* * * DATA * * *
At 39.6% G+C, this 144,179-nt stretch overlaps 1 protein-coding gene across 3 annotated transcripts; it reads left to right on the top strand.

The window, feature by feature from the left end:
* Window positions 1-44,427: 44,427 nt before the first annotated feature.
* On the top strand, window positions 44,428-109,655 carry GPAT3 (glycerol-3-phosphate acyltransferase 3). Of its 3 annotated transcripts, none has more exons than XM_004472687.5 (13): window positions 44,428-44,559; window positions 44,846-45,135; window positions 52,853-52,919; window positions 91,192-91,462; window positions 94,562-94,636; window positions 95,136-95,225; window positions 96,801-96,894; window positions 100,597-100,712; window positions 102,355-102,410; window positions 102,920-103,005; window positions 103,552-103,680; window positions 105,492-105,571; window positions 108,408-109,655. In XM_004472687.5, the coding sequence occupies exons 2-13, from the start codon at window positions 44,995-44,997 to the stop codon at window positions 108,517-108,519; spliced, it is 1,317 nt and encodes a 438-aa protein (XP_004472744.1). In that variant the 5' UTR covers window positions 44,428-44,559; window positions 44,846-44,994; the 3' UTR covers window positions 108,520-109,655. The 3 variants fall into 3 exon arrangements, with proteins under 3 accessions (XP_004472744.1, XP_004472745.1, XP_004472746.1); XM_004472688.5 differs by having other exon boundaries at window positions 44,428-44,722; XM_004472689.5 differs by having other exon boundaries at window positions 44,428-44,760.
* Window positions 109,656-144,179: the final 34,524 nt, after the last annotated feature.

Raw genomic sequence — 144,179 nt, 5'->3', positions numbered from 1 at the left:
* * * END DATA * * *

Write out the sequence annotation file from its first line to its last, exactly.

At 39.6% G+C, this 144,179-nt stretch overlaps 1 protein-coding gene across 3 annotated transcripts; it reads left to right on the top strand.

The window, feature by feature from the left end:
* Window positions 1-44,427: 44,427 nt before the first annotated feature.
* On the top strand, window positions 44,428-109,655 carry GPAT3 (glycerol-3-phosphate acyltransferase 3). Of its 3 annotated transcripts, none has more exons than XM_004472687.5 (13): window positions 44,428-44,559; window positions 44,846-45,135; window positions 52,853-52,919; window positions 91,192-91,462; window positions 94,562-94,636; window positions 95,136-95,225; window positions 96,801-96,894; window positions 100,597-100,712; window positions 102,355-102,410; window positions 102,920-103,005; window positions 103,552-103,680; window positions 105,492-105,571; window positions 108,408-109,655. In XM_004472687.5, the coding sequence occupies exons 2-13, from the start codon at window positions 44,995-44,997 to the stop codon at window positions 108,517-108,519; spliced, it is 1,317 nt and encodes a 438-aa protein (XP_004472744.1). In that variant the 5' UTR covers window positions 44,428-44,559; window positions 44,846-44,994; the 3' UTR covers window positions 108,520-109,655. The 3 variants fall into 3 exon arrangements, with proteins under 3 accessions (XP_004472744.1, XP_004472745.1, XP_004472746.1); XM_004472688.5 differs by having other exon boundaries at window positions 44,428-44,722; XM_004472689.5 differs by having other exon boundaries at window positions 44,428-44,760.
* Window positions 109,656-144,179: the final 34,524 nt, after the last annotated feature.

Raw genomic sequence — 144,179 nt, 5'->3', positions numbered from 1 at the left: